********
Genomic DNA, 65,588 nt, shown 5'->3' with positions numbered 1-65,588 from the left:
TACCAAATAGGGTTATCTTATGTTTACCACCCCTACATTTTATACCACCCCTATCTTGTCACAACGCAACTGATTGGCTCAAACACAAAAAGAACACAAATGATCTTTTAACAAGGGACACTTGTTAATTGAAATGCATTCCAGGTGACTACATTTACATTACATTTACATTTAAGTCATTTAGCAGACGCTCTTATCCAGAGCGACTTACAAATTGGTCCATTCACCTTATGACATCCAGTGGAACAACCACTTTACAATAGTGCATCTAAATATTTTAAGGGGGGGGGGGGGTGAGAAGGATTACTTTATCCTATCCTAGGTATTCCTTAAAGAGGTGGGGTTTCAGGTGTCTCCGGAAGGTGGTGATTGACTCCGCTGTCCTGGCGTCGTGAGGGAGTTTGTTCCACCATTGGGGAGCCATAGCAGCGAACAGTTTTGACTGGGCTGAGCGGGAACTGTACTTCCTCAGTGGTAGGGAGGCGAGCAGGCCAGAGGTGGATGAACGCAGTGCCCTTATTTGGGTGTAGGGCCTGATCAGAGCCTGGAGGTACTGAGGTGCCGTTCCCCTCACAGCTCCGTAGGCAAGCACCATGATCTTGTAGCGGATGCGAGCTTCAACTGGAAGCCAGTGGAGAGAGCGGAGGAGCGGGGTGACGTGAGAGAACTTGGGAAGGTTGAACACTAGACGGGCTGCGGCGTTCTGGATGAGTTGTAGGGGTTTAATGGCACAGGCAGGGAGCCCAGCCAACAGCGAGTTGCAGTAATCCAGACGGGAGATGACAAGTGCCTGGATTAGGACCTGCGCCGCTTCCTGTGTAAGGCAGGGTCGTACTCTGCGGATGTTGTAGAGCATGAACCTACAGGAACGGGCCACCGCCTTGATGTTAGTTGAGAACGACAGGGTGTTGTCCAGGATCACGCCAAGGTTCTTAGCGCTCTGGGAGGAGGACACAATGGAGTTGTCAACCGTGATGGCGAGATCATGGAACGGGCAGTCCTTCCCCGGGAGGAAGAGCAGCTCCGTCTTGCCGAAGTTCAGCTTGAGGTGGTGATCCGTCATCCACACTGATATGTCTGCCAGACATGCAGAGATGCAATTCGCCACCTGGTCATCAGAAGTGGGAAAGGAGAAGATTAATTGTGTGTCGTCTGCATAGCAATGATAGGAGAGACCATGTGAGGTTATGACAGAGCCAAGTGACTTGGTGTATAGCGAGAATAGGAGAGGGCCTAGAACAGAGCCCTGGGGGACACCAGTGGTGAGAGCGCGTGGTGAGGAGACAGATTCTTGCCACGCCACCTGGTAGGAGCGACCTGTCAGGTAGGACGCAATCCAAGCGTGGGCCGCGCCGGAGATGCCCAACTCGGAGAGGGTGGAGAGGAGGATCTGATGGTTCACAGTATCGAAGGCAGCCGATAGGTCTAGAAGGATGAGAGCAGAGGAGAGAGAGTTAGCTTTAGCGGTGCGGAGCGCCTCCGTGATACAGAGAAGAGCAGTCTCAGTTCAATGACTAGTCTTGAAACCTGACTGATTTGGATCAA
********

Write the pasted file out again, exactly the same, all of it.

Genomic DNA, 65,588 nt, shown 5'->3' with positions numbered 1-65,588 from the left:
TACCAAATAGGGTTATCTTATGTTTACCACCCCTACATTTTATACCACCCCTATCTTGTCACAACGCAACTGATTGGCTCAAACACAAAAAGAACACAAATGATCTTTTAACAAGGGACACTTGTTAATTGAAATGCATTCCAGGTGACTACATTTACATTACATTTACATTTAAGTCATTTAGCAGACGCTCTTATCCAGAGCGACTTACAAATTGGTCCATTCACCTTATGACATCCAGTGGAACAACCACTTTACAATAGTGCATCTAAATATTTTAAGGGGGGGGGGGGGTGAGAAGGATTACTTTATCCTATCCTAGGTATTCCTTAAAGAGGTGGGGTTTCAGGTGTCTCCGGAAGGTGGTGATTGACTCCGCTGTCCTGGCGTCGTGAGGGAGTTTGTTCCACCATTGGGGAGCCATAGCAGCGAACAGTTTTGACTGGGCTGAGCGGGAACTGTACTTCCTCAGTGGTAGGGAGGCGAGCAGGCCAGAGGTGGATGAACGCAGTGCCCTTATTTGGGTGTAGGGCCTGATCAGAGCCTGGAGGTACTGAGGTGCCGTTCCCCTCACAGCTCCGTAGGCAAGCACCATGATCTTGTAGCGGATGCGAGCTTCAACTGGAAGCCAGTGGAGAGAGCGGAGGAGCGGGGTGACGTGAGAGAACTTGGGAAGGTTGAACACTAGACGGGCTGCGGCGTTCTGGATGAGTTGTAGGGGTTTAATGGCACAGGCAGGGAGCCCAGCCAACAGCGAGTTGCAGTAATCCAGACGGGAGATGACAAGTGCCTGGATTAGGACCTGCGCCGCTTCCTGTGTAAGGCAGGGTCGTACTCTGCGGATGTTGTAGAGCATGAACCTACAGGAACGGGCCACCGCCTTGATGTTAGTTGAGAACGACAGGGTGTTGTCCAGGATCACGCCAAGGTTCTTAGCGCTCTGGGAGGAGGACACAATGGAGTTGTCAACCGTGATGGCGAGATCATGGAACGGGCAGTCCTTCCCCGGGAGGAAGAGCAGCTCCGTCTTGCCGAAGTTCAGCTTGAGGTGGTGATCCGTCATCCACACTGATATGTCTGCCAGACATGCAGAGATGCAATTCGCCACCTGGTCATCAGAAGTGGGAAAGGAGAAGATTAATTGTGTGTCGTCTGCATAGCAATGATAGGAGAGACCATGTGAGGTTATGACAGAGCCAAGTGACTTGGTGTATAGCGAGAATAGGAGAGGGCCTAGAACAGAGCCCTGGGGGACACCAGTGGTGAGAGCGCGTGGTGAGGAGACAGATTCTTGCCACGCCACCTGGTAGGAGCGACCTGTCAGGTAGGACGCAATCCAAGCGTGGGCCGCGCCGGAGATGCCCAACTCGGAGAGGGTGGAGAGGAGGATCTGATGGTTCACAGTATCGAAGGCAGCCGATAGGTCTAGAAGGATGAGAGCAGAGGAGAGAGAGTTAGCTTTAGCGGTGCGGAGCGCCTCCGTGATACAGAGAAGAGCAGTCTCAGTTCAATGACTAGTCTTGAAACCTGACTGATTTGGATCAA